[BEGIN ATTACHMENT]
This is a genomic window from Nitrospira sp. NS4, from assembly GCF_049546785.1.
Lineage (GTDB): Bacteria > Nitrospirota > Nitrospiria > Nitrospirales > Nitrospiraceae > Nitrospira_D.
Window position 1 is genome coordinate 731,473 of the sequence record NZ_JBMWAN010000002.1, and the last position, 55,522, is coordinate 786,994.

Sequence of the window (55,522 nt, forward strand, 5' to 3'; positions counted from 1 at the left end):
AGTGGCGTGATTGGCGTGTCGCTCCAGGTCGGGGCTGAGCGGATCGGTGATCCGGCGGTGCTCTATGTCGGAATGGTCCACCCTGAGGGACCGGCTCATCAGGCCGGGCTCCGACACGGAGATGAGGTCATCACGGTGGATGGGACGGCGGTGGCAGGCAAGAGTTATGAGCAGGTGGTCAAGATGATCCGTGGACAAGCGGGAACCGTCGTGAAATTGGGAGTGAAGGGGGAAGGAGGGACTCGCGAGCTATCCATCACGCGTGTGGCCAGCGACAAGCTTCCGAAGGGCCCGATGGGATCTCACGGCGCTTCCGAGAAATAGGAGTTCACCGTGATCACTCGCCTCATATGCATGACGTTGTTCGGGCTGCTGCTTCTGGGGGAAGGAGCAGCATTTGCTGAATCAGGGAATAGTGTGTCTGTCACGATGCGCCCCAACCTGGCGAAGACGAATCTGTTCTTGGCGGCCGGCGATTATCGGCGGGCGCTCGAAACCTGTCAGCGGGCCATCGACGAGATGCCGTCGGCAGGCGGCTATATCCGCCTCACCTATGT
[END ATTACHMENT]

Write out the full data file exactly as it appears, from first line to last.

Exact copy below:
This is a genomic window from Nitrospira sp. NS4, from assembly GCF_049546785.1.
Lineage (GTDB): Bacteria > Nitrospirota > Nitrospiria > Nitrospirales > Nitrospiraceae > Nitrospira_D.
Window position 1 is genome coordinate 731,473 of the sequence record NZ_JBMWAN010000002.1, and the last position, 55,522, is coordinate 786,994.

Sequence of the window (55,522 nt, forward strand, 5' to 3'; positions counted from 1 at the left end):
AGTGGCGTGATTGGCGTGTCGCTCCAGGTCGGGGCTGAGCGGATCGGTGATCCGGCGGTGCTCTATGTCGGAATGGTCCACCCTGAGGGACCGGCTCATCAGGCCGGGCTCCGACACGGAGATGAGGTCATCACGGTGGATGGGACGGCGGTGGCAGGCAAGAGTTATGAGCAGGTGGTCAAGATGATCCGTGGACAAGCGGGAACCGTCGTGAAATTGGGAGTGAAGGGGGAAGGAGGGACTCGCGAGCTATCCATCACGCGTGTGGCCAGCGACAAGCTTCCGAAGGGCCCGATGGGATCTCACGGCGCTTCCGAGAAATAGGAGTTCACCGTGATCACTCGCCTCATATGCATGACGTTGTTCGGGCTGCTGCTTCTGGGGGAAGGAGCAGCATTTGCTGAATCAGGGAATAGTGTGTCTGTCACGATGCGCCCCAACCTGGCGAAGACGAATCTGTTCTTGGCGGCCGGCGATTATCGGCGGGCGCTCGAAACCTGTCAGCGGGCCATCGACGAGATGCCGTCGGCAGGCGGCTATATCCGCCTCACCTATGT